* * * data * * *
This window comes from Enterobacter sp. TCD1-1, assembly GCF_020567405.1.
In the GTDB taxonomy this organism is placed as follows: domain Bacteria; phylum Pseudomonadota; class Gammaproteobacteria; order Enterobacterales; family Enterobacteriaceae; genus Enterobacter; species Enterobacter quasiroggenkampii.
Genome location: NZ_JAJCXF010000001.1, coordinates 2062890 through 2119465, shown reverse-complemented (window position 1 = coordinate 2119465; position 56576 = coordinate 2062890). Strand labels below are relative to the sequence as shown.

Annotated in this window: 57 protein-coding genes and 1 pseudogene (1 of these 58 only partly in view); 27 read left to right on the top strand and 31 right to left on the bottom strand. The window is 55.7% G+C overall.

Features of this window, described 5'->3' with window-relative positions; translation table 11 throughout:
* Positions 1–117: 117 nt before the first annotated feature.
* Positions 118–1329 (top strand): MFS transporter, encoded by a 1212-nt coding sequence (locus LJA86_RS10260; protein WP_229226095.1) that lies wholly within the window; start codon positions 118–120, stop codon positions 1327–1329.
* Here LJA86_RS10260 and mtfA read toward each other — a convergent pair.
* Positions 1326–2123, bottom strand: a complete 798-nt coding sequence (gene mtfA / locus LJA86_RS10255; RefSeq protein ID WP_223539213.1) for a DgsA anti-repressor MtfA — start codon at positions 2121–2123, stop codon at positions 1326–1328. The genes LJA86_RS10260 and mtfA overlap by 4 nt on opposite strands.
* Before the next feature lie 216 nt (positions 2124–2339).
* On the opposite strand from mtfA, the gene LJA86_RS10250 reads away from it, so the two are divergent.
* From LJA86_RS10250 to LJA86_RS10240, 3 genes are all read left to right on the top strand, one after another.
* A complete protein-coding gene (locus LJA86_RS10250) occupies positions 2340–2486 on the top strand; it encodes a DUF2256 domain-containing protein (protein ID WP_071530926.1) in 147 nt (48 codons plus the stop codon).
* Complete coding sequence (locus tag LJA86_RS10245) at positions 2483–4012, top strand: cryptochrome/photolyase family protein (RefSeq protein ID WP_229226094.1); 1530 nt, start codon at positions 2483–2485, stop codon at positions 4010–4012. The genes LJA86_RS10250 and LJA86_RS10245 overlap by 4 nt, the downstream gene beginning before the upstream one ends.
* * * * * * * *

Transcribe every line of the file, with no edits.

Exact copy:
This window comes from Enterobacter sp. TCD1-1, assembly GCF_020567405.1.
In the GTDB taxonomy this organism is placed as follows: domain Bacteria; phylum Pseudomonadota; class Gammaproteobacteria; order Enterobacterales; family Enterobacteriaceae; genus Enterobacter; species Enterobacter quasiroggenkampii.
Genome location: NZ_JAJCXF010000001.1, coordinates 2062890 through 2119465, shown reverse-complemented (window position 1 = coordinate 2119465; position 56576 = coordinate 2062890). Strand labels below are relative to the sequence as shown.

Annotated in this window: 57 protein-coding genes and 1 pseudogene (1 of these 58 only partly in view); 27 read left to right on the top strand and 31 right to left on the bottom strand. The window is 55.7% G+C overall.

Features of this window, described 5'->3' with window-relative positions; translation table 11 throughout:
* Positions 1–117: 117 nt before the first annotated feature.
* Positions 118–1329 (top strand): MFS transporter, encoded by a 1212-nt coding sequence (locus LJA86_RS10260; protein WP_229226095.1) that lies wholly within the window; start codon positions 118–120, stop codon positions 1327–1329.
* Here LJA86_RS10260 and mtfA read toward each other — a convergent pair.
* Positions 1326–2123, bottom strand: a complete 798-nt coding sequence (gene mtfA / locus LJA86_RS10255; RefSeq protein ID WP_223539213.1) for a DgsA anti-repressor MtfA — start codon at positions 2121–2123, stop codon at positions 1326–1328. The genes LJA86_RS10260 and mtfA overlap by 4 nt on opposite strands.
* Before the next feature lie 216 nt (positions 2124–2339).
* On the opposite strand from mtfA, the gene LJA86_RS10250 reads away from it, so the two are divergent.
* From LJA86_RS10250 to LJA86_RS10240, 3 genes are all read left to right on the top strand, one after another.
* A complete protein-coding gene (locus LJA86_RS10250) occupies positions 2340–2486 on the top strand; it encodes a DUF2256 domain-containing protein (protein ID WP_071530926.1) in 147 nt (48 codons plus the stop codon).
* Complete coding sequence (locus tag LJA86_RS10245) at positions 2483–4012, top strand: cryptochrome/photolyase family protein (RefSeq protein ID WP_229226094.1); 1530 nt, start codon at positions 2483–2485, stop codon at positions 4010–4012. The genes LJA86_RS10250 and LJA86_RS10245 overlap by 4 nt, the downstream gene beginning before the upstream one ends.